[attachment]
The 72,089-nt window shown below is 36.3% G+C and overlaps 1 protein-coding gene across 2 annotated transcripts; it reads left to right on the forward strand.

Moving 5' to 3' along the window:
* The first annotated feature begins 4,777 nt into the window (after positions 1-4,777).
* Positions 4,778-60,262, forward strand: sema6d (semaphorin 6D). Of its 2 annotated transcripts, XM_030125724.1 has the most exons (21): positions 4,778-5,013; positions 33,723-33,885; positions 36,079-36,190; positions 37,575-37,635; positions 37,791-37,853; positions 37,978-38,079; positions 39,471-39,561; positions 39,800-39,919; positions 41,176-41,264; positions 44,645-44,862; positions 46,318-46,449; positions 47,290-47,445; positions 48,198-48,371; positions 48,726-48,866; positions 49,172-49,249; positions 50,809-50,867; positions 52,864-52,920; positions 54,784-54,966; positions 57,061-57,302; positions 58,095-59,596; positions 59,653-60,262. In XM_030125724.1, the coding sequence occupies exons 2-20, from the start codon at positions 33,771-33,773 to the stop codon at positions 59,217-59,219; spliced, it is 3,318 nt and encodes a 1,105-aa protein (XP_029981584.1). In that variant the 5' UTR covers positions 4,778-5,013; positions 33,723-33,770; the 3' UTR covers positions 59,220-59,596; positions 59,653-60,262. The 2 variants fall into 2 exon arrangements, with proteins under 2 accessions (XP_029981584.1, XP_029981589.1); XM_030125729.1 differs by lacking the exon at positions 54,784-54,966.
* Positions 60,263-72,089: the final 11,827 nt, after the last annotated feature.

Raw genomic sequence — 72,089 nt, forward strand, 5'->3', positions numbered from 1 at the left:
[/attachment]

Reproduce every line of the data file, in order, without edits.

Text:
The 72,089-nt window shown below is 36.3% G+C and overlaps 1 protein-coding gene across 2 annotated transcripts; it reads left to right on the forward strand.

Moving 5' to 3' along the window:
* The first annotated feature begins 4,777 nt into the window (after positions 1-4,777).
* Positions 4,778-60,262, forward strand: sema6d (semaphorin 6D). Of its 2 annotated transcripts, XM_030125724.1 has the most exons (21): positions 4,778-5,013; positions 33,723-33,885; positions 36,079-36,190; positions 37,575-37,635; positions 37,791-37,853; positions 37,978-38,079; positions 39,471-39,561; positions 39,800-39,919; positions 41,176-41,264; positions 44,645-44,862; positions 46,318-46,449; positions 47,290-47,445; positions 48,198-48,371; positions 48,726-48,866; positions 49,172-49,249; positions 50,809-50,867; positions 52,864-52,920; positions 54,784-54,966; positions 57,061-57,302; positions 58,095-59,596; positions 59,653-60,262. In XM_030125724.1, the coding sequence occupies exons 2-20, from the start codon at positions 33,771-33,773 to the stop codon at positions 59,217-59,219; spliced, it is 3,318 nt and encodes a 1,105-aa protein (XP_029981584.1). In that variant the 5' UTR covers positions 4,778-5,013; positions 33,723-33,770; the 3' UTR covers positions 59,220-59,596; positions 59,653-60,262. The 2 variants fall into 2 exon arrangements, with proteins under 2 accessions (XP_029981584.1, XP_029981589.1); XM_030125729.1 differs by lacking the exon at positions 54,784-54,966.
* Positions 60,263-72,089: the final 11,827 nt, after the last annotated feature.

Raw genomic sequence — 72,089 nt, forward strand, 5'->3', positions numbered from 1 at the left: